If you’re expecting the same kind of chilling horror the first Strangers delivered, you might be disappointed with The Strangers: Prey at Night.
The 2008 flick starring Liv Tyler and Scott Speedman was a surprise hit, a quiet and super creepy psychological thriller that leaves much of its scares to the imagination. There is very little violence throughout the whole film, even though the three terrorizing psychopaths wearing masks all had knives or axes in their hands. They torment the young couple just by standing there, or behind them without them knowing, or pounding on the door or by slowly walking around outside. It’s affecting, and it isn’t until the end that things get stabby – and a slow kind of stabby, too, which I truly hate watching. Shiver.
Unfortunately, none of the original’s psychological horror is translated in The Strangers: Prey at Night, which turns out to be just a straight-up slasher movie. The set-up isn’t even very compelling, either. Christina Hendricks and Martin Henderson play a couple who are taking their sullen teenage daughter (Bailee Madison) to a boarding school in hopes to correct her delinquent ways. Also along for the family “vacation” is the older brother (Lewis Pullman), who doesn’t want to be there.
The family decides to spend the night at a secluded and most deserted trailer park for the night (it’s only open in the summer), and that’s when they encounter the same three masked killers from the original movie. Basically, it’s a case of the wrong place, wrong time.
Hendricks and Henderson portray convincing parents trying their best to give their daughter the help she needs, but otherwise, have very little to do in the film. It’s mostly the two younger actors running around, trying to escape. While the first film took place in one location, a house in the woods, Prey at Night is in an entire trailer park, with lots of places to hide. Seriously, there are a million places they could hide or if they just kept running, they could get to the main highway and get help, but those three killers just seem to know exactly where they are going at all times and are there at every turn. I guess it wouldn’t be a movie if it were that easy to escape.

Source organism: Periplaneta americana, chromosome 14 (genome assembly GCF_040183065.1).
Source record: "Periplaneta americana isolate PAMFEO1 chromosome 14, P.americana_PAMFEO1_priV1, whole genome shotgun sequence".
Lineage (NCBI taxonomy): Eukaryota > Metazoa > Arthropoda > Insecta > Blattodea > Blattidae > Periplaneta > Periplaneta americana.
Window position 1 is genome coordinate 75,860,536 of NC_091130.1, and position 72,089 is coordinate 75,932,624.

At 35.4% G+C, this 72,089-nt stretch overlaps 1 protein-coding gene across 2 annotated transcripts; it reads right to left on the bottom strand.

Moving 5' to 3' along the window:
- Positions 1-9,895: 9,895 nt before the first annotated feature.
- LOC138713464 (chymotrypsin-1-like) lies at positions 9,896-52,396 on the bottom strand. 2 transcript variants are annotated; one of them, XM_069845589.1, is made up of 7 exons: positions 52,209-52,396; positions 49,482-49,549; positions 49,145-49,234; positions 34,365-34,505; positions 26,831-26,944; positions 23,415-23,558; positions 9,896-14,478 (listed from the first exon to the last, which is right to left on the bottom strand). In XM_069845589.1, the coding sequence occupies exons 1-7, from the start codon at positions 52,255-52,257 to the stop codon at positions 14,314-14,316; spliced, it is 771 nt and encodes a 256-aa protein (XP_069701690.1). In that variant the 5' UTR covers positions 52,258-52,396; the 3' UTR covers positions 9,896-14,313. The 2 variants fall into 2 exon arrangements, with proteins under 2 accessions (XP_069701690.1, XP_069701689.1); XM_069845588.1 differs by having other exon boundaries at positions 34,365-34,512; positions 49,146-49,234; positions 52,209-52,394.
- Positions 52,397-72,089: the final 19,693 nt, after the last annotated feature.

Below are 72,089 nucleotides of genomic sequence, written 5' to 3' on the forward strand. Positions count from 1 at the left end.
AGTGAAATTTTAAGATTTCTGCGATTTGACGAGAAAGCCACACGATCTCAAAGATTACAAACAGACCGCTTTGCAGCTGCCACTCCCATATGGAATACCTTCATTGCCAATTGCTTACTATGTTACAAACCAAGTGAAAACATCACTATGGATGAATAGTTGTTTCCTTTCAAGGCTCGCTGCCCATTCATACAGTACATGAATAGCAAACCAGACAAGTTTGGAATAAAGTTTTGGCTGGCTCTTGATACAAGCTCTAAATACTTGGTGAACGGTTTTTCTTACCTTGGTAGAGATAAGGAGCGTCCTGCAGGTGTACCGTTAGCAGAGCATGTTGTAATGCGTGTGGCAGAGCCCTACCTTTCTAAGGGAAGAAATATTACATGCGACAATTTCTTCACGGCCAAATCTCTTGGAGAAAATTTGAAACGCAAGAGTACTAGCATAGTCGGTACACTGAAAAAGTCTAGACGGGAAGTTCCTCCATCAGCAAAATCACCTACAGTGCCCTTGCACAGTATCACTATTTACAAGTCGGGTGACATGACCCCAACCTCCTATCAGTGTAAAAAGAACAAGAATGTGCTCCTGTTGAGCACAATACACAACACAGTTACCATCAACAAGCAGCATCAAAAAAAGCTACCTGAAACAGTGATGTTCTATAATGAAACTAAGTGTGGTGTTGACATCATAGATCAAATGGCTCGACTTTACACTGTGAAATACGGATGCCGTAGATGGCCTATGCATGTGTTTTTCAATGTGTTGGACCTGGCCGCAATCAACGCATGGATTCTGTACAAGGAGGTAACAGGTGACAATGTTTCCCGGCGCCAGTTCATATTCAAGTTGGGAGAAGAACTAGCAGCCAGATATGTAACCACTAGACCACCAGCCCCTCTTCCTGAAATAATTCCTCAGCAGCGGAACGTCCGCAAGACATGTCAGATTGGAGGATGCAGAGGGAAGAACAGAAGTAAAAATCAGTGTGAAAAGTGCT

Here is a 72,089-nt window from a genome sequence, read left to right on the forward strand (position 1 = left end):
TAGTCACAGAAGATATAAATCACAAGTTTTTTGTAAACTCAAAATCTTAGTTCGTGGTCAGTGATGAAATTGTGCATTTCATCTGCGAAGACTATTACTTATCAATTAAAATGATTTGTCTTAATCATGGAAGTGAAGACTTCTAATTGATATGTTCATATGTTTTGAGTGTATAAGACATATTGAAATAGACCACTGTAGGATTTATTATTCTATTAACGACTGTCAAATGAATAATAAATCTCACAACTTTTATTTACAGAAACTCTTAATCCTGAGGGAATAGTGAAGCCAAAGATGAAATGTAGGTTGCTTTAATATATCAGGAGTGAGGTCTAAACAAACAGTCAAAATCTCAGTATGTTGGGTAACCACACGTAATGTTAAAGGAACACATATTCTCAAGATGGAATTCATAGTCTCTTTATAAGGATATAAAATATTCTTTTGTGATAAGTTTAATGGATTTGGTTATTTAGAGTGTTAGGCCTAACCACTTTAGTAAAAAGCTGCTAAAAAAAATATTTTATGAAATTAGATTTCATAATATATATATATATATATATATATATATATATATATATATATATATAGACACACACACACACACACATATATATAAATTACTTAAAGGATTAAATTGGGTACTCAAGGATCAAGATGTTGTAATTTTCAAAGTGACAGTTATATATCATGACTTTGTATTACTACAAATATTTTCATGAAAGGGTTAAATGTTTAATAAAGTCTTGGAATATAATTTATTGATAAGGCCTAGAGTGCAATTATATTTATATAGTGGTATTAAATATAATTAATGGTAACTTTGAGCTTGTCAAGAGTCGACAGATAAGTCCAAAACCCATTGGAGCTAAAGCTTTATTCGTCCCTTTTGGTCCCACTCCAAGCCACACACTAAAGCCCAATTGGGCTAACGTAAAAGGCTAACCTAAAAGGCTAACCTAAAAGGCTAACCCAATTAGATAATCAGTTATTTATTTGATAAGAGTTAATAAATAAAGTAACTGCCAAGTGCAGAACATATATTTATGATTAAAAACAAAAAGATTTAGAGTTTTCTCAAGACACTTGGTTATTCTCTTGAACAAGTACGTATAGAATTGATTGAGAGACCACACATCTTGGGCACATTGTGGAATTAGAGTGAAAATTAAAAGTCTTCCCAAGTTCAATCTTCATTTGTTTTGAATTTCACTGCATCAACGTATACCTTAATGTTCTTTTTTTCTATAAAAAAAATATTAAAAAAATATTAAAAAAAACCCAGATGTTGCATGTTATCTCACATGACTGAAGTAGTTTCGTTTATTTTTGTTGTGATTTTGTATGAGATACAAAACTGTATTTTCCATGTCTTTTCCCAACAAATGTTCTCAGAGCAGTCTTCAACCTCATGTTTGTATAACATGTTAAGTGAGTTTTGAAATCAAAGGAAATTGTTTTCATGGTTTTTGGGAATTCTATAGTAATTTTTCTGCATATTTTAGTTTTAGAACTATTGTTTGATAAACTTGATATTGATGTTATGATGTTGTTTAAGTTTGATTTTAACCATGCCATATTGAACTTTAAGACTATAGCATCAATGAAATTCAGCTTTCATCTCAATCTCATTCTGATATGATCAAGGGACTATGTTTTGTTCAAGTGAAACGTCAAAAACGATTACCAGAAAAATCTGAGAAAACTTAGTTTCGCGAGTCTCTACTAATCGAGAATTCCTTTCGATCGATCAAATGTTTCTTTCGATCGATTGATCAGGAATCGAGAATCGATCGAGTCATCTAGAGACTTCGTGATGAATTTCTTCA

Pullman (son of Bill Pullman) does a fair job trying to keep it together while surviving the night, but Madison is just annoying from the word go. The once-child actress (Just Go With It; Bridge to Terabithia) is now grown up, smoking and swearing, but when the crap hits the fan, she vacillates between being hysterical and then level-headed and then a basket case again. The performance just grates.
The original 2008 film was written and directed by Bryan Bertino, who said he partially based it on a childhood incident (not murder, thank goodness, but people breaking into neighboring houses). It’s a perfect concept for a terrifying movie mostly because it could happen. Having psychopaths break into your home and kill you, that could happen and has happened many times.
Bertino did not return to helm Prey at Night and so there lies the problem. Directed by Johannes Roberts, the film becomes a standard horror flick, even to the point of one of the three killers, the guy, turning out to be super-human or something. Switch masks and you’ve got Michael Myers or Jason Voorhees. Boring. While we’re meant to be horrified by the randomness of killers’ motives and how casually they stab their victims (“Why are you doing this?,” the victim screams. The doll-face masked girl says, “Why not?”), the film lacks imagination or inventiveness.
The Strangers: Prey at Night doesn’t do the original film any justice, but if you’re okay with a slasher flick, then this should suffice.